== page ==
Your choice regarding cookies on this site

We use cookies to optimise site functionality and give you the best possible experience.

Skip to main content

Partnership in action

NSG Exemplar Award: Highly Commended – ‘Best Integration’ 2006: Durham County Council.

As a two-tier shire authority with one city, one borough and five district councils, Durham County Council is the custodian responsible for the LSG while each district council is custodian of its own LLPG.

The NSG has been established for 10 years and is used as part of the New Roads and Street Works Act: 1991 for Statutory Undertakers, when serving notice of their works in the highway, to confirm the street in which their works are located. Highway Authorities are able to use this information to coordinate works in the highway as required under section 59 of the 1991 Act and also data can be attached to the street reference number to warn Statutory Undertakers of conditions that the Highway Authority has imposed on that street.

The county council, as the Highway Authority for County Durham, soon realised that there may be a conflict of interest as to the use and requirements of USRNs the district councils would have in their own LLPGs. In 2003, the county council set up a series of meetings with the district council LLPG custodians to look at coordinating information to reduce these anticipated problems.

It was agreed that the county council would allocate batches of USRNs to the individual district councils. These would be used to add new streets or streets that had not been previously allocated a USRN to the LSG. A simple procedure was established with the districts reporting back to the county council with updated USRNs and these were then added to the LSG. If the full spatial coordinates were not available, for example because a road is still under construction, then the county would draw provisional centre lines based on information provided by the districts. The county returned to these roads at a later date to correct 45 any errors as resulting from the provisional information.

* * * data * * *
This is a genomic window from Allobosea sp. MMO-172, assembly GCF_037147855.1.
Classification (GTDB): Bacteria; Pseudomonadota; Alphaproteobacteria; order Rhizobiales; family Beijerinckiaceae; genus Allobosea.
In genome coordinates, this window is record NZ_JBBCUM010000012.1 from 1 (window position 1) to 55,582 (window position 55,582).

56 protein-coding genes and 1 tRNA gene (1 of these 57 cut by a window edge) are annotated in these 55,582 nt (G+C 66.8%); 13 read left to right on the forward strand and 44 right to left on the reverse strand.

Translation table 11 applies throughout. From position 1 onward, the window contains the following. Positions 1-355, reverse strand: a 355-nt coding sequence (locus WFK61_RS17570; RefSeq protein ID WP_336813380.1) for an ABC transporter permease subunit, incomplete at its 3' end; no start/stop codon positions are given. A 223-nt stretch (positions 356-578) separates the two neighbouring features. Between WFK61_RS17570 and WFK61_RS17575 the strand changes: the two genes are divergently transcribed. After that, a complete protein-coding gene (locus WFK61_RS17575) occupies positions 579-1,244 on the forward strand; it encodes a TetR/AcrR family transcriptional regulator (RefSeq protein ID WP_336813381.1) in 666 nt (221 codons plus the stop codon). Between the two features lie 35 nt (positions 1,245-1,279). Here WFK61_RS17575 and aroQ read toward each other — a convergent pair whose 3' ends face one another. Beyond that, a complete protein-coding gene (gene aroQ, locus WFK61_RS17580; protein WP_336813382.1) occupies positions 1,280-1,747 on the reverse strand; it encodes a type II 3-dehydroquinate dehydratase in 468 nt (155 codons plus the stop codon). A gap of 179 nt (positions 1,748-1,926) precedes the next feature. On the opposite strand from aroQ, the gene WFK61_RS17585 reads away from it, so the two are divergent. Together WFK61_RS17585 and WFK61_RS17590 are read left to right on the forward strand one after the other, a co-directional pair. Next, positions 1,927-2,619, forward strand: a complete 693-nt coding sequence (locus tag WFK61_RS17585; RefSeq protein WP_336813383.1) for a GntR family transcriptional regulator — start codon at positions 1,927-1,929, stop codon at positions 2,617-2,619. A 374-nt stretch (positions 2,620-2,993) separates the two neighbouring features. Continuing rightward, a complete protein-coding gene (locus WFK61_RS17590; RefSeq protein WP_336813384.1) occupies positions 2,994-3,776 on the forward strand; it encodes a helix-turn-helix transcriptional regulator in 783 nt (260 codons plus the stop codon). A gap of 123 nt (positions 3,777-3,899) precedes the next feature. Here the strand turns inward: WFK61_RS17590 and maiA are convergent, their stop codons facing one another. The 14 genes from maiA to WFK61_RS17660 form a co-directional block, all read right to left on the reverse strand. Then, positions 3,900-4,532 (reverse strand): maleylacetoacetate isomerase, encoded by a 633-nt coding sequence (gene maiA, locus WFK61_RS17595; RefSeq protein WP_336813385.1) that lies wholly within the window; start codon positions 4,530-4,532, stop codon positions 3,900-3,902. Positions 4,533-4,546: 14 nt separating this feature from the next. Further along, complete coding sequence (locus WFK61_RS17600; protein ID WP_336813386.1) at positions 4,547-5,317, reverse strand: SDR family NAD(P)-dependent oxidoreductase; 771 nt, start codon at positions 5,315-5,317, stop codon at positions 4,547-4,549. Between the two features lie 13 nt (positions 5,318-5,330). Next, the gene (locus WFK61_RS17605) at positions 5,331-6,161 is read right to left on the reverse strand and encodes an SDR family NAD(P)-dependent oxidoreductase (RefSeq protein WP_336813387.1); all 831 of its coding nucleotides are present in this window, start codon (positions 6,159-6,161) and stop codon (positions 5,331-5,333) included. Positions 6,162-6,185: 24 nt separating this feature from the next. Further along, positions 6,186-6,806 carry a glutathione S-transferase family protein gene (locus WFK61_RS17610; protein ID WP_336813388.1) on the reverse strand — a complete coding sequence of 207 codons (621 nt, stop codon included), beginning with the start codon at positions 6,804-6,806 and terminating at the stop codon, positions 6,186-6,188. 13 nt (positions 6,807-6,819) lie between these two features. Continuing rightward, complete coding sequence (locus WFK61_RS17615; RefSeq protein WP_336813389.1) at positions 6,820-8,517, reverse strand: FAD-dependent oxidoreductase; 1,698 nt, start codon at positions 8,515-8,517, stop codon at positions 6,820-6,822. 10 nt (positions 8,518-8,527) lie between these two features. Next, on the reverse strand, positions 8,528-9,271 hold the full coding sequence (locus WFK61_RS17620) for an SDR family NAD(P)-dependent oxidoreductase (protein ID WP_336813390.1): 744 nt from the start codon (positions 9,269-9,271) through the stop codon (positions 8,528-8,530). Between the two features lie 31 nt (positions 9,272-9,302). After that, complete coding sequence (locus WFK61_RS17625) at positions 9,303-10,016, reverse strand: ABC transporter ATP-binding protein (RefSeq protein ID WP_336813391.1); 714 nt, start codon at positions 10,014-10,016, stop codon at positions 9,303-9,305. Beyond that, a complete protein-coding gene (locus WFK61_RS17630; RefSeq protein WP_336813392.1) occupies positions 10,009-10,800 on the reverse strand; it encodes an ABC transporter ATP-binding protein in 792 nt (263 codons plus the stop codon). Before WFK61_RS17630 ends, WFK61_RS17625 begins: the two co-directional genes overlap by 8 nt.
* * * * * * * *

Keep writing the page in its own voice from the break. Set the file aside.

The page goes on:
With the introduction of the Mapping Services Agreement (MSA), the district councils initiated a series of meetings to deal primarily with the LLPGs. These meetings were attended by the LSG custodian to advise on LSG issues. Dialogue continued to resolve problems between the respective gazetteers.

As a further tool, the county council provided a layer on its internal mapping system to show the LSG in a map format. This proved invaluable to both the district and county councils in sorting out where anomalies and discrepancies lay and identifying unallocated or incorrectly described streets.

More recently, with the introduction of a CRM, the respective LLPGs were seen as being a useful mechanism for managing the various aspects of CRM where all enquiries and reports generated could be referenced to a UPRN from the LLPG. The county council became the lead authority in coordinating the CRM and meetings with the districts now include the forum for resolving and updating on LSG and LLPG issues.

Outcomes

The introduction of a street gazetteer layer on the county council’s mapping systems has improved the efficiency in resolving anomalies and discrepancies and is a useful tool in confirming Statutory Undertaker queries regarding use of correct USRNs.

The continued meetings are invaluable in ensuring that all parties understand the role each has to play for the benefit of improved council services.

Key benefits

  • Closer liaison between the county and district councils in resolving gazetteer issues more efficiently.
  • Better data quality and currency for both the LSG and respective LLPGs.
  • A more efficient CRM system leading to improved council services in the county council and district councils.
Back to listing Next